Aim: To discuss the rationale and merit of specific pelvic sequences as an adjunct to routine lumbar magnetic resonance imaging (MRI) for early detection of piriformis syndrome (PS) and to disclose its frequency in patients who underwent radiological evaluation.
Material and methods: This retrospective, imaging-based study included all individuals who underwent lumbar MRI and those who were further evaluated with a pelvic MRI, but excluded all high-energy trauma cases. The patients' demographics and radiological features were reviewed using electronic patient records and hospital-based picture image archiving and communication system.
Results: Overall, 1321 individuals (659 females; 662 males) underwent lumbar MRI during the study period, and of these, 485 (238 females; 247 males) were further analyzed with a pelvic MRI for differential diagnosis. Forty patients (8.2%) (23 females; 17 males) were diagnosed with PS-all confirmed with MR neurography (MRN). On re-evaluation of all lumbar and pelvic MRIs and MRNs, we realized that adding just three specific pelvic sequences to routine lumbar MRI scans were enough to accurately delineate the piriformis muscle pathologies and sciatic nerve intensities. The calculated frequencies of PS in females, males, and the whole study population within 57 months were 3.49%, 2.57%, and 3.03%, respectively.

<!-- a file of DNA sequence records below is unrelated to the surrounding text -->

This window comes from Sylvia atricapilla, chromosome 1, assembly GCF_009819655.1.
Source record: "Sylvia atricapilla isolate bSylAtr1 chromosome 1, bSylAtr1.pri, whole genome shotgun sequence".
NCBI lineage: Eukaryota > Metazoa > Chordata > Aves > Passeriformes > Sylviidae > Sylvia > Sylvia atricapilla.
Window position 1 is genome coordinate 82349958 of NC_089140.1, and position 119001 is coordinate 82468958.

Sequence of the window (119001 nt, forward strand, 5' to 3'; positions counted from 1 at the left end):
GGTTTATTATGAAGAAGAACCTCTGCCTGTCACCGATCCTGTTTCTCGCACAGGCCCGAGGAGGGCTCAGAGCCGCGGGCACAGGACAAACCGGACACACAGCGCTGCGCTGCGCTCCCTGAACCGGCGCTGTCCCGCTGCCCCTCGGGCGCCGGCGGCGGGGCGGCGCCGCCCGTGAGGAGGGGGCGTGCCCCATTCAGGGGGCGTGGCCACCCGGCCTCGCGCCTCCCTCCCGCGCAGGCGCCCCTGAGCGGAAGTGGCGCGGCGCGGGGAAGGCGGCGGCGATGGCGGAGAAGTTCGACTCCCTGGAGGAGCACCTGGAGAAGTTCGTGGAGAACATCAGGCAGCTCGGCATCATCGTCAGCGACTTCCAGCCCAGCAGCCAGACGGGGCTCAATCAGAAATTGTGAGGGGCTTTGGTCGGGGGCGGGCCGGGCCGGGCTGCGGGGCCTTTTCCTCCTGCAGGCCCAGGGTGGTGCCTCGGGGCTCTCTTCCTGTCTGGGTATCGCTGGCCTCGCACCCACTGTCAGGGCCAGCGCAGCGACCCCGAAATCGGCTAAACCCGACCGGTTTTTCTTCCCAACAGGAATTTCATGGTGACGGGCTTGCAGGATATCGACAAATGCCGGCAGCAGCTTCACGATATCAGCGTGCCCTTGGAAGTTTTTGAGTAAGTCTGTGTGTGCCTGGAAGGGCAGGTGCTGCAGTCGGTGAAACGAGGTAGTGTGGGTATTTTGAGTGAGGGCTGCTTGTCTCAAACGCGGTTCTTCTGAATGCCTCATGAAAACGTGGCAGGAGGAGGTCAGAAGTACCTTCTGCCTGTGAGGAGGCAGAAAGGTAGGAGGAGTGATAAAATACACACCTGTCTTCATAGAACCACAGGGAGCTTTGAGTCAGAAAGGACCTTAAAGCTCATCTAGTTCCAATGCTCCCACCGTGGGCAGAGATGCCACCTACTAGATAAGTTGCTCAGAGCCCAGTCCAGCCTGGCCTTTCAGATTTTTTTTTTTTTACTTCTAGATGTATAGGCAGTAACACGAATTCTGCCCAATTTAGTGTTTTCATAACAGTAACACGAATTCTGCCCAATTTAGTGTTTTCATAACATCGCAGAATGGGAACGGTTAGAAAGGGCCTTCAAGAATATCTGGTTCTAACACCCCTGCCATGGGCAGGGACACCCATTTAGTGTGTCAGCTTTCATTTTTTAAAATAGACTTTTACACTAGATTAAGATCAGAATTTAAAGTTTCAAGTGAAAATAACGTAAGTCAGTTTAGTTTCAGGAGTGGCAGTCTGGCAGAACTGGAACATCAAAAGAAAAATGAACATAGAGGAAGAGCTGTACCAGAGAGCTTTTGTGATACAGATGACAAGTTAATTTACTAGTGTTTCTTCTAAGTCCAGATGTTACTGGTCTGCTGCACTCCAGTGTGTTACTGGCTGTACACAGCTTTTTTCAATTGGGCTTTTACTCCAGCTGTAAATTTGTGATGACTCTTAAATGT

Conclusion: Although PS being a clinical diagnosis, this study indicated that in patients whom PS was not suspected at the initial examination, 8.2% of them were finally diagnosed after MRI evaluations. Performing specific pelvic sequences as an adjunct to routine lumbar MRI can salvage underdiagnosed patients with PS and facilitate early detection of this pathological condition.